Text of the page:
Americans worship the status of famous celebrities. I’m not suggesting that it is noble, and frankly I think our priorities are often misplaced in that regard, but it is what it is – Americans want to know how
Don’t misread me because I am a sports’ fan myself, but if Barry Bonds never hit a homerun in his storied career (notwithstanding his alleged steroid use), we would still be able to catch an intercontinental flight from
There is a generation of young, black males who spend more time on
Nimrod, who is credited with discovering the physics secret for entering into Heaven, is one of my favorite Biblical characters; however, Western theologians have a less reputable opinion of him. I once thought that the Western Christendom was critical of him because of his ethnicity; being the son of Ham, or from the father of the dark skinned people of the world. However, I have now come to conclude that Nimrod is vilified in the West, not because he was black, but because the men who sit in the “pantheon of the gods,” directing the path of civilization do not want anyone to emulate the most brilliant man who ever lived. Can you imagine the social revolution if the same generation of men wanting to “be like Mike,” began to yearn to be like Nimrod or Einstein or Dr. King?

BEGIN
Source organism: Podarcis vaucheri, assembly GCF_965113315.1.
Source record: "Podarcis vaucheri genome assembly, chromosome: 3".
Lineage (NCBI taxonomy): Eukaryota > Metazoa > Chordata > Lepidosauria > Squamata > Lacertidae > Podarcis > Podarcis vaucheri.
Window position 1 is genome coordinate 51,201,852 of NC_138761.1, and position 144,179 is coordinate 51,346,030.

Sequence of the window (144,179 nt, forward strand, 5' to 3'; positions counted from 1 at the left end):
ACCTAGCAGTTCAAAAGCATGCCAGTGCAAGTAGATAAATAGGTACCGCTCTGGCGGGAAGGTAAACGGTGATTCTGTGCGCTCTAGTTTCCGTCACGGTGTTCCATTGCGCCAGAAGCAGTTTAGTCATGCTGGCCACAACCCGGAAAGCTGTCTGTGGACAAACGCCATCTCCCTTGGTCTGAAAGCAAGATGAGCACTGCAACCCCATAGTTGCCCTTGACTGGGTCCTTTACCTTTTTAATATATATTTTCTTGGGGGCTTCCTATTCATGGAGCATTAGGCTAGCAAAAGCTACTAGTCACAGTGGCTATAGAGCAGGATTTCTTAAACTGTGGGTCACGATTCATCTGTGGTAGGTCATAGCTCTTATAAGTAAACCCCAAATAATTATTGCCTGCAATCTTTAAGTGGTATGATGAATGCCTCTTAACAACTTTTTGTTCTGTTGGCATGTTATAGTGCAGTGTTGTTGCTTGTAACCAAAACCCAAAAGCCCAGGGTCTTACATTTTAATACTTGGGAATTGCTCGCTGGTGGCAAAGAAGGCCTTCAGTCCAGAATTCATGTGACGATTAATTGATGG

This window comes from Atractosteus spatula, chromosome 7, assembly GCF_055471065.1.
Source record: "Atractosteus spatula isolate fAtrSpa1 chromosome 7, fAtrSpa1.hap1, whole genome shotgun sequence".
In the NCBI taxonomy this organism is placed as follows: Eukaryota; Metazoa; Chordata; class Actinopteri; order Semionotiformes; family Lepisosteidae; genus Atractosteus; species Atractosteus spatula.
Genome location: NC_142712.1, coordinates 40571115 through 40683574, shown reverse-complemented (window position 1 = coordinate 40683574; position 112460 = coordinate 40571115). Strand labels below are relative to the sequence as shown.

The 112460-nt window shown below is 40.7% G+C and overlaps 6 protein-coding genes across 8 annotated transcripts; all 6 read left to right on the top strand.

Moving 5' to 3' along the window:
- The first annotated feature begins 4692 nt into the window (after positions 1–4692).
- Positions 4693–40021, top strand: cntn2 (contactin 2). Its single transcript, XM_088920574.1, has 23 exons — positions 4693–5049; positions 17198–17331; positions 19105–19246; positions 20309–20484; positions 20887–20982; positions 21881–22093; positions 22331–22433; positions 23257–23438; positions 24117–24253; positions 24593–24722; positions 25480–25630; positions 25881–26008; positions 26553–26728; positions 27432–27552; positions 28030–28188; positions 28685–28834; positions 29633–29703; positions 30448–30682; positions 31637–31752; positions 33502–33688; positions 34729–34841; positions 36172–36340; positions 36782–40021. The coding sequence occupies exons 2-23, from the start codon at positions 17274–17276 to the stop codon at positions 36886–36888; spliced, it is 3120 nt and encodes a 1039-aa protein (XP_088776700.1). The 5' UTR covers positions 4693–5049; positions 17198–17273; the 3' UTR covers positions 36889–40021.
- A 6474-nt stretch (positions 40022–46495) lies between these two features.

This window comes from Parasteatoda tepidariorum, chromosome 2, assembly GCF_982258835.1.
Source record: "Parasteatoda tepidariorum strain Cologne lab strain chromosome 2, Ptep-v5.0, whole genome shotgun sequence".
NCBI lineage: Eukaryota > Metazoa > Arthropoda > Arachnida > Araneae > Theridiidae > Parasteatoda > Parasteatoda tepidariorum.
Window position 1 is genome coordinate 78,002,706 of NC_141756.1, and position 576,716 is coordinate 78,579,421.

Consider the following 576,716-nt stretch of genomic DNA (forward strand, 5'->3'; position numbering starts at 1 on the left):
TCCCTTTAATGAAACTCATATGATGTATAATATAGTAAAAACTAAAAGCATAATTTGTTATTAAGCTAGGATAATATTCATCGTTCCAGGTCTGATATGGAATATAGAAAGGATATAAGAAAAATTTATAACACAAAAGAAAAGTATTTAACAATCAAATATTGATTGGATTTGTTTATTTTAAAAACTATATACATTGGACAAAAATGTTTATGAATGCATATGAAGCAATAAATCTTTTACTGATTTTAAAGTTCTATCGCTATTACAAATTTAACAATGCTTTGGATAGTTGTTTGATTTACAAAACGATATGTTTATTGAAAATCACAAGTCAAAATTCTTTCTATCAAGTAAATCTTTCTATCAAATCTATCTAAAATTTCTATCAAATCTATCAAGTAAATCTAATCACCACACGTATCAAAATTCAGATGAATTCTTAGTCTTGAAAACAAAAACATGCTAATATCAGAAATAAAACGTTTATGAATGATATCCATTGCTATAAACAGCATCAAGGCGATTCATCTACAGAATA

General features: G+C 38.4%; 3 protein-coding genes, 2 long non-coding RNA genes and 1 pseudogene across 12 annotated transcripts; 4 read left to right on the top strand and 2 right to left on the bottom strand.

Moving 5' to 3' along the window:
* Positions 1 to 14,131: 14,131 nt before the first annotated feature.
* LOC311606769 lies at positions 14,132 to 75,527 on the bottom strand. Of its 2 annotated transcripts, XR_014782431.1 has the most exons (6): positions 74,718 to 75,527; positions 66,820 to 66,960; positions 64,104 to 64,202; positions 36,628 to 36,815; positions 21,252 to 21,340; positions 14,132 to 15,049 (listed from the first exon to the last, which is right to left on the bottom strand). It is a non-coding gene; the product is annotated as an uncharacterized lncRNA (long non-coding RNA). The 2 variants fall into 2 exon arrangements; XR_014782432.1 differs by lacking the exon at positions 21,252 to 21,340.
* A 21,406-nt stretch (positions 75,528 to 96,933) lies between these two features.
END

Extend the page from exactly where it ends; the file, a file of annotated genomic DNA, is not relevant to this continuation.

Therein lies the plan to deify the entertainer – it reduces the possibility that someone from the inner city, or middle America, or the Bible Belt will make the next civilization changing discovery. Imagine the collateral damage if little Johnnie from S.E. Washington discovered a way to burn water in an internal combustion engine: First, you would basically be able to drive for free, but second and more important to the men in the pantheon is that it would do away with the need for gasoline use in most engines, wiping away trillions of dollars in revenue.
Perhaps this is the perfect time to start lobbying for and contributing to a national memorial for a temple dedicated to the tool of survival that God gave to us all – the human mind.